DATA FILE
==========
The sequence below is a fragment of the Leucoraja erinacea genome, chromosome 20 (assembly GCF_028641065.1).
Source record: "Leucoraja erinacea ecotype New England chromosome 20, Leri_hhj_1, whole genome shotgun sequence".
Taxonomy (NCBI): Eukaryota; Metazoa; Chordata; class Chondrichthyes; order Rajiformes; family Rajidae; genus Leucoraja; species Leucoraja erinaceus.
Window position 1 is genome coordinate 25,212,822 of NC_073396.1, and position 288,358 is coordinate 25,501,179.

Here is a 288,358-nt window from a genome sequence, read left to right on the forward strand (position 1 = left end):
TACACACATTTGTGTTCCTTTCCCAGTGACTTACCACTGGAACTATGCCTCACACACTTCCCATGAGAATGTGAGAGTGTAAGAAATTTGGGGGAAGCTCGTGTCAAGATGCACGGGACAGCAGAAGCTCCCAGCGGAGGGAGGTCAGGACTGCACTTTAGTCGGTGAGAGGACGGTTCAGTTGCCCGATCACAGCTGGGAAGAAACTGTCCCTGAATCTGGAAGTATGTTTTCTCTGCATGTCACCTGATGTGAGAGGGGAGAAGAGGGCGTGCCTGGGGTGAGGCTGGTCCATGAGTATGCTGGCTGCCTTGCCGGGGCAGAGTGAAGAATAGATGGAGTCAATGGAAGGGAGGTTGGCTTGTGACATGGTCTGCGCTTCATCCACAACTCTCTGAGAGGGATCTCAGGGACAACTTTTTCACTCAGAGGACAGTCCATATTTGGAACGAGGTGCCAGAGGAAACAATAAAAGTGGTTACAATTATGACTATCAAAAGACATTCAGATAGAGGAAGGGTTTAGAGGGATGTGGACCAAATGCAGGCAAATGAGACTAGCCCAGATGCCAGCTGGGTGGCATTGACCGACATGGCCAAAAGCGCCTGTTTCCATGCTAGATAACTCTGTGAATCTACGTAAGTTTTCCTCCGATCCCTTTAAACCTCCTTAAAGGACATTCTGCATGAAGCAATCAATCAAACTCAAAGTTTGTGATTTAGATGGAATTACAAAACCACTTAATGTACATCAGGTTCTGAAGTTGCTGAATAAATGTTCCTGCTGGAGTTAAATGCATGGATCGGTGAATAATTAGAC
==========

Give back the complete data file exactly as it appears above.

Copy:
The sequence below is a fragment of the Leucoraja erinacea genome, chromosome 20 (assembly GCF_028641065.1).
Source record: "Leucoraja erinacea ecotype New England chromosome 20, Leri_hhj_1, whole genome shotgun sequence".
Taxonomy (NCBI): Eukaryota; Metazoa; Chordata; class Chondrichthyes; order Rajiformes; family Rajidae; genus Leucoraja; species Leucoraja erinaceus.
Window position 1 is genome coordinate 25,212,822 of NC_073396.1, and position 288,358 is coordinate 25,501,179.

Here is a 288,358-nt window from a genome sequence, read left to right on the forward strand (position 1 = left end):
TACACACATTTGTGTTCCTTTCCCAGTGACTTACCACTGGAACTATGCCTCACACACTTCCCATGAGAATGTGAGAGTGTAAGAAATTTGGGGGAAGCTCGTGTCAAGATGCACGGGACAGCAGAAGCTCCCAGCGGAGGGAGGTCAGGACTGCACTTTAGTCGGTGAGAGGACGGTTCAGTTGCCCGATCACAGCTGGGAAGAAACTGTCCCTGAATCTGGAAGTATGTTTTCTCTGCATGTCACCTGATGTGAGAGGGGAGAAGAGGGCGTGCCTGGGGTGAGGCTGGTCCATGAGTATGCTGGCTGCCTTGCCGGGGCAGAGTGAAGAATAGATGGAGTCAATGGAAGGGAGGTTGGCTTGTGACATGGTCTGCGCTTCATCCACAACTCTCTGAGAGGGATCTCAGGGACAACTTTTTCACTCAGAGGACAGTCCATATTTGGAACGAGGTGCCAGAGGAAACAATAAAAGTGGTTACAATTATGACTATCAAAAGACATTCAGATAGAGGAAGGGTTTAGAGGGATGTGGACCAAATGCAGGCAAATGAGACTAGCCCAGATGCCAGCTGGGTGGCATTGACCGACATGGCCAAAAGCGCCTGTTTCCATGCTAGATAACTCTGTGAATCTACGTAAGTTTTCCTCCGATCCCTTTAAACCTCCTTAAAGGACATTCTGCATGAAGCAATCAATCAAACTCAAAGTTTGTGATTTAGATGGAATTACAAAACCACTTAATGTACATCAGGTTCTGAAGTTGCTGAATAAATGTTCCTGCTGGAGTTAAATGCATGGATCGGTGAATAATTAGAC